What is the “Golden Hour”?!
What do NICU Nurses do in the Golden Hour?
THE GOLDEN HOUR "Golden Hour" of neonatal life is defined as the first hour of post-natal life in both preterm and term neonates. This concept in neonatology has been adopted from adult trauma where the initial first hour of trauma management is considered as golden hour.
The “Golden hour” concept includes practicing all the evidence based intervention for term and preterm neonates, in the initial sixty minutes of postnatal life for better long-term outcomes.
Preterm infants are a vulnerable patient population, especially during the first hours of life. Hypothermia, hypoglycemia, and early-onset sepsis are common problems related to prematurity. Implementation of a Golden Hour protocol has been shown to improve outcomes for preterm infants.
The first 60 minutes of a premature infant’s life is considered the “Golden Hour”. Care and treatment provided during the first hour of life can mean the difference between life and death or long-term health problems. In recognition that some of its processes were not meeting best practices (e.g. administering antibiotics within one hour), hospitals around the country use lean methodologies and process improvement techniques to standardize practice for all premature infants admitted to the Neonatal Program.
Although the current evidence supports the concept of golden hour in preterm and still there is no evidence seeking the benefit of golden hour approach in term neonates, but neonatologist around the globe feel the importance of golden hour concept equally in both preterm and term neonates. Initial first hour of neonatal life includes neonatal resuscitation, post-resuscitation care, transportation of sick newborn to neonatal intensive care unit, respiratory and cardiovascular support and initial course in nursery.
The studies that evaluated the concept of golden hour in preterm neonates showed marked reduction in hypothermia, hypoglycemia, intraventricular hemorrhage (IVH), bronchopulmonary dysplasia (BPD), and retinopathy of prematurity (ROP).
In this review article, we will discuss various components of neonatal care that are included in “Golden hour” of preterm and term neonatal care.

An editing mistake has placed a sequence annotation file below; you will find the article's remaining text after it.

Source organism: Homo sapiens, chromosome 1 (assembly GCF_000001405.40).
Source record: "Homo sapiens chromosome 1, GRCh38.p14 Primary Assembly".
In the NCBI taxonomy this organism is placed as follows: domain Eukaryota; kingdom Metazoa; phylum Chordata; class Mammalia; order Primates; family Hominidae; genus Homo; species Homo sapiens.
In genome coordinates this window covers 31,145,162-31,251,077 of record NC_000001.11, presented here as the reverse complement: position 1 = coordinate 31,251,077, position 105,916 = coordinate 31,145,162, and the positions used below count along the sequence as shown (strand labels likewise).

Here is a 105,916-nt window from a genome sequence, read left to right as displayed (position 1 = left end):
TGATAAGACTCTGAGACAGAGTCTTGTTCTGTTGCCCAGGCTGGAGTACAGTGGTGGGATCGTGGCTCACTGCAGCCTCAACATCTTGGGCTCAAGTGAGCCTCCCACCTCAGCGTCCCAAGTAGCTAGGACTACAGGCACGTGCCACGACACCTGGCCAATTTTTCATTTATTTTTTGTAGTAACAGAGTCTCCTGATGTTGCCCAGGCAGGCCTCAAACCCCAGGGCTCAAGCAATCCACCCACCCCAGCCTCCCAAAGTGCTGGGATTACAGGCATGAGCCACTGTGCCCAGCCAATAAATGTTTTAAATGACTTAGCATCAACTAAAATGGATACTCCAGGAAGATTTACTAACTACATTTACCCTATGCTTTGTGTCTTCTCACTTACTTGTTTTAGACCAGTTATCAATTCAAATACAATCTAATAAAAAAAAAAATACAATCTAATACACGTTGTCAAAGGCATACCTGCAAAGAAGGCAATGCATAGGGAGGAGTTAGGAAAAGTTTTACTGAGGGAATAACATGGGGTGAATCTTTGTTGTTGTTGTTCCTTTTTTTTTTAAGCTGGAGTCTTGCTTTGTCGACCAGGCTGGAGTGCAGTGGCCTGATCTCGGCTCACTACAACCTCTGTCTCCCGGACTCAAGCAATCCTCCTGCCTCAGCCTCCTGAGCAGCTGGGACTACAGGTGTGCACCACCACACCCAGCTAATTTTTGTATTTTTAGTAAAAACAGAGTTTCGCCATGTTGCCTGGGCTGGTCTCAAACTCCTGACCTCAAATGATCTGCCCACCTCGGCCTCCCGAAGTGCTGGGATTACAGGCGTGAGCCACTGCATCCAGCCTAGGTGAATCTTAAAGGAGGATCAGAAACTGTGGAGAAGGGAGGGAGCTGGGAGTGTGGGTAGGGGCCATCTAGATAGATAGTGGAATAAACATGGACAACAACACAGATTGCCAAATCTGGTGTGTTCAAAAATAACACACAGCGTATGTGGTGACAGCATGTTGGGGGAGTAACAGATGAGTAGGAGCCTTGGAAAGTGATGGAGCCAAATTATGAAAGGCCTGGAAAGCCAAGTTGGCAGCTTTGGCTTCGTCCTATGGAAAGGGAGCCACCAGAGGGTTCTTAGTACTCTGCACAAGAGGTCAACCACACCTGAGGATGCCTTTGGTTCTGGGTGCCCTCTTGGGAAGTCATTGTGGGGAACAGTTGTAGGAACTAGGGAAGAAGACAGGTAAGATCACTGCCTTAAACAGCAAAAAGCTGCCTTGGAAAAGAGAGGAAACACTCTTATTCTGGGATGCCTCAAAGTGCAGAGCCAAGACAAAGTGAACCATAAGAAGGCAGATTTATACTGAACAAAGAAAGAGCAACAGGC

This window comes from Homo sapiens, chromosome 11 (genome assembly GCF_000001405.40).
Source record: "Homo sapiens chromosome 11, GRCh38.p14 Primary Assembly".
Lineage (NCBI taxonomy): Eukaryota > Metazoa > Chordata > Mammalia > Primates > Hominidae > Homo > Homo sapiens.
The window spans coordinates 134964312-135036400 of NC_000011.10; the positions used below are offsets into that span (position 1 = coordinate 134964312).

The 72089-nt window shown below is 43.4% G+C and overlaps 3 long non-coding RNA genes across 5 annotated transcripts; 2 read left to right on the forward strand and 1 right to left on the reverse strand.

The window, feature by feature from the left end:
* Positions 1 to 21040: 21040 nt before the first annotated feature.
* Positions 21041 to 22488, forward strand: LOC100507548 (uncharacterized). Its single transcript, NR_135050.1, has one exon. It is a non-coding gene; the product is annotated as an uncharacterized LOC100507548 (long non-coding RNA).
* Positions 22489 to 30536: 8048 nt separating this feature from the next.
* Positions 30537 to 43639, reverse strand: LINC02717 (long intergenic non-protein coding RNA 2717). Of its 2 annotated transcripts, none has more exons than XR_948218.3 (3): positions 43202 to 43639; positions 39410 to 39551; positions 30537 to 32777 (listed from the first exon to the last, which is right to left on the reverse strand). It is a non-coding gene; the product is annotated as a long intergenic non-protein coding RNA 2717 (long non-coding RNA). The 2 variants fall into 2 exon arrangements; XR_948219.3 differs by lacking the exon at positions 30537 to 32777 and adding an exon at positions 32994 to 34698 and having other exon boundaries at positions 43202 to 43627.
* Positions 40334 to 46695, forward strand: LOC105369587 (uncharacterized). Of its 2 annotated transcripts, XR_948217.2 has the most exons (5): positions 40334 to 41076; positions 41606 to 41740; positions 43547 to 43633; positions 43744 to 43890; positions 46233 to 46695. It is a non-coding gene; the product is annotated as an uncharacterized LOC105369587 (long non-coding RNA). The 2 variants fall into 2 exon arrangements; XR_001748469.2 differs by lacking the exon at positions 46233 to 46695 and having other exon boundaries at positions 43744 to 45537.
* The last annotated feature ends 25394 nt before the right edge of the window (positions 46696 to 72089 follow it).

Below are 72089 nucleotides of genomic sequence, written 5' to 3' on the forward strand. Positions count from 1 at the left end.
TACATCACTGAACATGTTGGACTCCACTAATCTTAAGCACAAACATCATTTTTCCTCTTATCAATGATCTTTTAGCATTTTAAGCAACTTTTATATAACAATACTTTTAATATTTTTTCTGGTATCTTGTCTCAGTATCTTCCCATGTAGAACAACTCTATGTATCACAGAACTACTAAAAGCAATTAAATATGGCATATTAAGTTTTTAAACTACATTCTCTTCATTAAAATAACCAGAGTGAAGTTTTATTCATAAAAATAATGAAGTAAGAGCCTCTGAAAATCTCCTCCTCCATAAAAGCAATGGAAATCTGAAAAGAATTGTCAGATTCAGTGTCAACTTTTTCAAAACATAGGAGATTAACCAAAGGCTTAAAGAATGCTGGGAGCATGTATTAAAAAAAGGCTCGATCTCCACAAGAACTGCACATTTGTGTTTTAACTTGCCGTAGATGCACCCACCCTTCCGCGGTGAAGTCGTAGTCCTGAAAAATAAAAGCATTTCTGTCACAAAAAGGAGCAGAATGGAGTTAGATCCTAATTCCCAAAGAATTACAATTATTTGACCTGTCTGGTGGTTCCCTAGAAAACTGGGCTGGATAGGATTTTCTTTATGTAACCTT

Conditions We Treat in the NICU
Complex Birth Defects
Congenital Diaphragmatic Hernia
Hyaline Membrane Disease
Twin to Twin Transfusion
BASELINE PATIENT ASSESSMENT
What makes the NICU so unique is our patients are brand new. And often unpredictable. In addition, we must learn about this brand new baby quickly! FORTUNATELY for these babies, special newborn care is available, THE NICU.
NICU “GOLDEN HOUR” BEDSIDE NURSE TASKS
1. Prepare the bed (isolette or warmer) 2. Turn on warmer 3. Attach temperature probe 4. Place electrodes & pulse ox probes 5. Take temperature 6. Measurements (Head circumference, length, weight) 7. Suction available (oral & nasal) 8. Oxygen as needed (neopuff or mask) 9. Intubation (breathing tube) if necessary 10. Blood pressures
11. Vital Signs (Heart Rate, Respiratory, Temperature) 12. Head to Toe Assessment 13. Skin assessment 14. Sacral Dimple Check 15. Nare /Throat Patency nose 16. Collect Labs (CBC, Type & Cross, MRSA, Blood Cultures) 17. IV access (UVC/UAC or peripheral IV) 18. MD assess Ballard Neonatal Reflexes 19. Start antibiotics if needed 20. Blood Glucose 21. Review Newborn Delivery Room History 22. Review Maternal Mother History 23. Orient Mother & Father to Unit as available
24. Eyes & Thighs! (Erythromycin and Vitamin K) 25. Obtain Orders 26. CHART!!
The Golden Hour Protocol reviews a baby’s health status at one hour after admission in five critical areas: respiration, cardiovascular function, neurological response, fluid and glucose levels, and body temperature.
The results from each of these five areas determine the infant’s health status: red (acute) zone requiring immediate interventions, yellow zone requiring close monitoring, or green zone where the infant is responding well to stabilization.
Small Baby Recommendations ~ Post Admission 1st 72 hrs of life:
Keep head midline
Head of bed elevated 30 degrees *
Two person cares (one person provides containment throughout)
Do not raise legs with diaper changes
No weights or abdominal girths
Minimize handling, suctioning & movement in space
With UAC lab draws, 40 second pull/40 second push per 1ml (set timer) **
No peripheral BP’s if UAC line present
No prone positioning or skin-to-skin holding (encourage “hand hugs”)
Do not forget Colostrum swabbing
Administer loading dose of caffeine in 1st 24 hours, maintenance dosing beginning the following day
Complex decisions are based on Diagnoses, Age, & Weight!
NICU Nurse Essential Resources
March of Dimes! Resources for parents & providers
Tori Meskin BSN RNC-NIC. Nurse. Blogger. Podcaster. Tori has been a clinician since 2012, works in acute care/inpatient NICU & Pediatric settings in southern California. She is a blogger, podcaster, NICU & Pediatric Critical Care RN, Sponsored Capella University MSN student, a Barco Uniforms Ambassador & Brave beginnings Ambassador. She has obtained her National NICU Nurse Certification (RNC-NIC) & has previously worked as a travel nurse, pursuing bedside experiences in several NICU settings. Follow her as she shares her NICU journey married life & juggles work, school, content creation, & brings you top notch Tips & Tricks along the way. Find her at www.tipsfromtori.com or email@example.com